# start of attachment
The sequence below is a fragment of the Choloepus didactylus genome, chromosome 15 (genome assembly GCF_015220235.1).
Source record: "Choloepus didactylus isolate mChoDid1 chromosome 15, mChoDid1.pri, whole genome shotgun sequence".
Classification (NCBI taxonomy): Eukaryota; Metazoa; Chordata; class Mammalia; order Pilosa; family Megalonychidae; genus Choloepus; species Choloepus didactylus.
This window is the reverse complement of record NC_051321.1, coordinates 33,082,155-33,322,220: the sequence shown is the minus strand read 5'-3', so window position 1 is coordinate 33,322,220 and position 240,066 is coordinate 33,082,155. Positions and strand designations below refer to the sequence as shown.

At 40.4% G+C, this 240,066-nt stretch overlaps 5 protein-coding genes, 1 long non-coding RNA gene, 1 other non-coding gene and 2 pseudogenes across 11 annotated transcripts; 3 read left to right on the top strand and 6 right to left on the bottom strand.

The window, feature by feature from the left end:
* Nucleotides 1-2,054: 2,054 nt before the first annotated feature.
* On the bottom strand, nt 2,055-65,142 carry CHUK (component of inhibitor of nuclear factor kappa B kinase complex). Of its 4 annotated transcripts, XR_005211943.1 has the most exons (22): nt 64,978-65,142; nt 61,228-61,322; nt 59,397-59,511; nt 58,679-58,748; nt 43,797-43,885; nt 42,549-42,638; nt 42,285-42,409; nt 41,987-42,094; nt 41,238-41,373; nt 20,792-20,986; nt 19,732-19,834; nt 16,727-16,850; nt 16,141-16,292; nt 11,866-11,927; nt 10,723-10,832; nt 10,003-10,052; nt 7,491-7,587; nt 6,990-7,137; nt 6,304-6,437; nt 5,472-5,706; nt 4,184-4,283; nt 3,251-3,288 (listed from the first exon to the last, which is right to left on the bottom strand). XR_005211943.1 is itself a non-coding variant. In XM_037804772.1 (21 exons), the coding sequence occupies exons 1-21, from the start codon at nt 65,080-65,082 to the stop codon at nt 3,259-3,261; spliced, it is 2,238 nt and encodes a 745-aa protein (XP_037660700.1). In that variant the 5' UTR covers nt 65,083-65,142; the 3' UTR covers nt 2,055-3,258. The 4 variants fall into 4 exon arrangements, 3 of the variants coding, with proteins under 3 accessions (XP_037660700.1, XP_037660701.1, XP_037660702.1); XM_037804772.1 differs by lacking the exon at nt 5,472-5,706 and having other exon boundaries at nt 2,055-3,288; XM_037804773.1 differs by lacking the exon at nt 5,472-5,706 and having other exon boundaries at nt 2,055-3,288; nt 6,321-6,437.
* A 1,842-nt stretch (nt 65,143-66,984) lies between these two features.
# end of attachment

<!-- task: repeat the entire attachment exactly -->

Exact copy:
The sequence below is a fragment of the Choloepus didactylus genome, chromosome 15 (genome assembly GCF_015220235.1).
Source record: "Choloepus didactylus isolate mChoDid1 chromosome 15, mChoDid1.pri, whole genome shotgun sequence".
Classification (NCBI taxonomy): Eukaryota; Metazoa; Chordata; class Mammalia; order Pilosa; family Megalonychidae; genus Choloepus; species Choloepus didactylus.
This window is the reverse complement of record NC_051321.1, coordinates 33,082,155-33,322,220: the sequence shown is the minus strand read 5'-3', so window position 1 is coordinate 33,322,220 and position 240,066 is coordinate 33,082,155. Positions and strand designations below refer to the sequence as shown.

At 40.4% G+C, this 240,066-nt stretch overlaps 5 protein-coding genes, 1 long non-coding RNA gene, 1 other non-coding gene and 2 pseudogenes across 11 annotated transcripts; 3 read left to right on the top strand and 6 right to left on the bottom strand.

The window, feature by feature from the left end:
* Nucleotides 1-2,054: 2,054 nt before the first annotated feature.
* On the bottom strand, nt 2,055-65,142 carry CHUK (component of inhibitor of nuclear factor kappa B kinase complex). Of its 4 annotated transcripts, XR_005211943.1 has the most exons (22): nt 64,978-65,142; nt 61,228-61,322; nt 59,397-59,511; nt 58,679-58,748; nt 43,797-43,885; nt 42,549-42,638; nt 42,285-42,409; nt 41,987-42,094; nt 41,238-41,373; nt 20,792-20,986; nt 19,732-19,834; nt 16,727-16,850; nt 16,141-16,292; nt 11,866-11,927; nt 10,723-10,832; nt 10,003-10,052; nt 7,491-7,587; nt 6,990-7,137; nt 6,304-6,437; nt 5,472-5,706; nt 4,184-4,283; nt 3,251-3,288 (listed from the first exon to the last, which is right to left on the bottom strand). XR_005211943.1 is itself a non-coding variant. In XM_037804772.1 (21 exons), the coding sequence occupies exons 1-21, from the start codon at nt 65,080-65,082 to the stop codon at nt 3,259-3,261; spliced, it is 2,238 nt and encodes a 745-aa protein (XP_037660700.1). In that variant the 5' UTR covers nt 65,083-65,142; the 3' UTR covers nt 2,055-3,258. The 4 variants fall into 4 exon arrangements, 3 of the variants coding, with proteins under 3 accessions (XP_037660700.1, XP_037660701.1, XP_037660702.1); XM_037804772.1 differs by lacking the exon at nt 5,472-5,706 and having other exon boundaries at nt 2,055-3,288; XM_037804773.1 differs by lacking the exon at nt 5,472-5,706 and having other exon boundaries at nt 2,055-3,288; nt 6,321-6,437.
* A 1,842-nt stretch (nt 65,143-66,984) lies between these two features.